D.C. Police Union Goes to Court to Stop New Law Releasing Body-Cam Video
Fritz Mulhauser | August 11, 2020 | Last modified: August 26, 2020
UPDATE: D.C. Superior Court Judge Hiram Puig-Lugo denied a temporary restraining order after a 90-minute virtual hearing Thursday (13). The judge ruled that he had not heard evidence showing the “likelihood of immediate and irreparable harm” to officers from releasing body cam video to the public as the law requires.
The D.C. Fraternal Order of Police, the union representing over 3,000 officers, filed suit late Friday afternoon (7) in Superior Court asking for an immediate order to halt mandatory release of video from police body cameras.
New D.C. law passed by the Council July 8 and approved by the mayor July 22 requires video be released quickly in future police shooting deaths and other serious use-of-force events. (Partial videos released July 31 were from earlier incidents, also required by the new law to be released now.)
The Council acted to speed up public access after hearing testimony about failure of the camera program to assure the public that police follow the law and do their jobs correctly. A fall 2019 hearing showed in the years since the program began in 2014 the mayor has rarely released video and public access has been plagued by long delays and high fees.
The union lawsuit says there is no public interest in mandatory release of police video and the court should therefore restore the mayor’s inherent public safety powers to decide about video release. Mandatory releases, according to the union lawsuit, interfere with investigations, threaten witness safety, and invade officers’ and civilians’ privacy. Court papers cite no evidence of harms from any past video release, resting the urgent request for action on speculations about possible problems for prosecutors, police and civilians.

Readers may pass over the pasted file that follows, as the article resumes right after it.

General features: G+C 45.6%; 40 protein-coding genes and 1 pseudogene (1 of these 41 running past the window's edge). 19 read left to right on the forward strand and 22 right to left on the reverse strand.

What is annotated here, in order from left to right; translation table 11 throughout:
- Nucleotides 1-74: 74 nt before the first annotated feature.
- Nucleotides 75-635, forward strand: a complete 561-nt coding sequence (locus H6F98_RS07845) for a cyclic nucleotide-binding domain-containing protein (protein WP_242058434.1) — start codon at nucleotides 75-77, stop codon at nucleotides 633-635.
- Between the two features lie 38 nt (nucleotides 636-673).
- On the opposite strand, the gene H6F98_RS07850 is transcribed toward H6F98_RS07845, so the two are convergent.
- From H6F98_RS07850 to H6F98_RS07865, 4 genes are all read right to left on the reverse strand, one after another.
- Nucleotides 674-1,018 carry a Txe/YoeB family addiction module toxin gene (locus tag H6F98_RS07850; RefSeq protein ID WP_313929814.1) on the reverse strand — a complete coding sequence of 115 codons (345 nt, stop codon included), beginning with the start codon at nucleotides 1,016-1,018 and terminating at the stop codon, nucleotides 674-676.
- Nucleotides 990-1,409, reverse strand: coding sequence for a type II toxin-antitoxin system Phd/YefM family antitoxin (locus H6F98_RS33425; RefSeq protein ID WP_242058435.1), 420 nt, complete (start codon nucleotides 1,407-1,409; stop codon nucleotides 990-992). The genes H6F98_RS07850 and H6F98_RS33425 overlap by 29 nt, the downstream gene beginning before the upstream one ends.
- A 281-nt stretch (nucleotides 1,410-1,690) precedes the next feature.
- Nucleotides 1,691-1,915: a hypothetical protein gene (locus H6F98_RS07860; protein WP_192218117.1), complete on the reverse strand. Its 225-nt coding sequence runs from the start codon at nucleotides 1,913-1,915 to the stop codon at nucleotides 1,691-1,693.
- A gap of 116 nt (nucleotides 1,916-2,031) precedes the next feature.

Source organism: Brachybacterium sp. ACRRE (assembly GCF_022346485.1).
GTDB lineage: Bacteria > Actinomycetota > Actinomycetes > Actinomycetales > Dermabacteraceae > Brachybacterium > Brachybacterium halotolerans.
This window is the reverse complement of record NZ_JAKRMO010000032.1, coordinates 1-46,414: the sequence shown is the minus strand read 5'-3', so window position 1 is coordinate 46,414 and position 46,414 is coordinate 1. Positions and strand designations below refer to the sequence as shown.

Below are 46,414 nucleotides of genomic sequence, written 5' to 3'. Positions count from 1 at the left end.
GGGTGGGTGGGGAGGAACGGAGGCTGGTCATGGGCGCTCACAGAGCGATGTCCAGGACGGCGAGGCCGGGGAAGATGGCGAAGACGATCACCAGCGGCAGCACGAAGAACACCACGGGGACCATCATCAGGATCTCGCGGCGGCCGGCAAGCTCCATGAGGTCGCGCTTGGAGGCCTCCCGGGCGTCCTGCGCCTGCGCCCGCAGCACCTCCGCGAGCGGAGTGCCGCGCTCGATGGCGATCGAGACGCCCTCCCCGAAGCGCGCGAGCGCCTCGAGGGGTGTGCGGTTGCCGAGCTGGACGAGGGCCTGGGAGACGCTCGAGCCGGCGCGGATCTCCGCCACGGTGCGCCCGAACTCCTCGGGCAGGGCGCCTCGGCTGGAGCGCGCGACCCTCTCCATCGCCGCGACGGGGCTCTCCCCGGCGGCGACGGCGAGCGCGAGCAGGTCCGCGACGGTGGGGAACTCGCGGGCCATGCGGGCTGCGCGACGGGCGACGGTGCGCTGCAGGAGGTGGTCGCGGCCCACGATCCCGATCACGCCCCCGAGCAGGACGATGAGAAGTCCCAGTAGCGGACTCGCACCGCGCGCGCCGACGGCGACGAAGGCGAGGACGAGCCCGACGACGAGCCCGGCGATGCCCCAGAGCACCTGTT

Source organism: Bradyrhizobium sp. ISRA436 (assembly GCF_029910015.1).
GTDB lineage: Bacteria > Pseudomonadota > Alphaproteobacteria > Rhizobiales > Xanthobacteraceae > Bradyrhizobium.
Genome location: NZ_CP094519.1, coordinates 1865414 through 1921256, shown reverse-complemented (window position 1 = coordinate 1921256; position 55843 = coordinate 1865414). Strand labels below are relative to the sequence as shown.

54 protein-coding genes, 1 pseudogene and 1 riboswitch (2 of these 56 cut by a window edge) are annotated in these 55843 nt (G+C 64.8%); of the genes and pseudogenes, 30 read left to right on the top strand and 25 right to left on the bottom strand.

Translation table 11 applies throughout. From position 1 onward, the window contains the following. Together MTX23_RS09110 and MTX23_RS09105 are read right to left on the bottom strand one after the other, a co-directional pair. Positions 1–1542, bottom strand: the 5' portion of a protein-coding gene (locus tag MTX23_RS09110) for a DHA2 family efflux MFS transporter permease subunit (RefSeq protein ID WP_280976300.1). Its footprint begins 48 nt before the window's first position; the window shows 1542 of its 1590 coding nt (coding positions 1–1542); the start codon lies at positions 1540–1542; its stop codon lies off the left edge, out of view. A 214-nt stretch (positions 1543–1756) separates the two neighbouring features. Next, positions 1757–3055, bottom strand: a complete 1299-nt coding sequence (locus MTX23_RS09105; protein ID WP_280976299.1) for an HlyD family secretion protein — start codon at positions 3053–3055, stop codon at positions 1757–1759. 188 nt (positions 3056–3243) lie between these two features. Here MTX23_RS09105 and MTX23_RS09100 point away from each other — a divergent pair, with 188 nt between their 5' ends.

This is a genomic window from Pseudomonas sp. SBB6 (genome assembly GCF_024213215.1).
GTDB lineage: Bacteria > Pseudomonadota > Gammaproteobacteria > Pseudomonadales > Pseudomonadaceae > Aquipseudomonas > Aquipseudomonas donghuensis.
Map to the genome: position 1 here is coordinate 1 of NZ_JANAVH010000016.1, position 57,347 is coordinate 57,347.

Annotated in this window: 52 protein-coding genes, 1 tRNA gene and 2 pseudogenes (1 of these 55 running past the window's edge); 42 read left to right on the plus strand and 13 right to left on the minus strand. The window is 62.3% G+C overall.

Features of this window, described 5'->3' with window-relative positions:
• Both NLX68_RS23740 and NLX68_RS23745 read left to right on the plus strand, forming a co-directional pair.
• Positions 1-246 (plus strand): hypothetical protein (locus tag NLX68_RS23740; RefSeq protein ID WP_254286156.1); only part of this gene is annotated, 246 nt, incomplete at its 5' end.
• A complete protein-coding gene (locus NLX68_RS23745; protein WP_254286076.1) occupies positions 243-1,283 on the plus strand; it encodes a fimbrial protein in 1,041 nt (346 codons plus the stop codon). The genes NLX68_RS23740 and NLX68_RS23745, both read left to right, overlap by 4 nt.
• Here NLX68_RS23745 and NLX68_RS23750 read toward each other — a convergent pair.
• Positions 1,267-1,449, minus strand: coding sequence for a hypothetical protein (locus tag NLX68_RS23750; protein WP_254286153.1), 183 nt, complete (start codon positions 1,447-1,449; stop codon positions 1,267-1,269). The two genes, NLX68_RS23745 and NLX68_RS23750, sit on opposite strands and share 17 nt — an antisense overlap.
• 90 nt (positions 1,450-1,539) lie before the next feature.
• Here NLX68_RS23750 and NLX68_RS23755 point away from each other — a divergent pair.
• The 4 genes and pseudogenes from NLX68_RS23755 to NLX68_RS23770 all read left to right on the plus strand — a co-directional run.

The complaint and accompanying memo seeking a Temporary Restraining Order quote extensively from a July 8 letter to the Council from Michael Sherwin, Acting U.S. Attorney for D.C. (Under unique arrangements, almost all local D.C. crimes are prosecuted by this federal official named by the U.S. Department of Justice. District voters by a ballot measure in 2002 called for a locally elected “district attorney” who would reflect local criminal justice values and priorities. Congress held a hearing on needed congressional approval in 2008. But it’s never happened.)
Sherwin, until recently a federal drug and terrorism prosecutor in Miami and described by the Post editorial board as a “favorite” of Attorney General William P. Barr, cites no facts or law. His letter is five pages of disagreements with policy choices of the D.C. Council and warnings of problems ahead, for example:
- video showing officers using force has potential to “create a narrative” that “may lead witnesses to a conclusion that can affect their testimony”;
- video can also “unjustly malign” officers if later review shows their actions were lawful.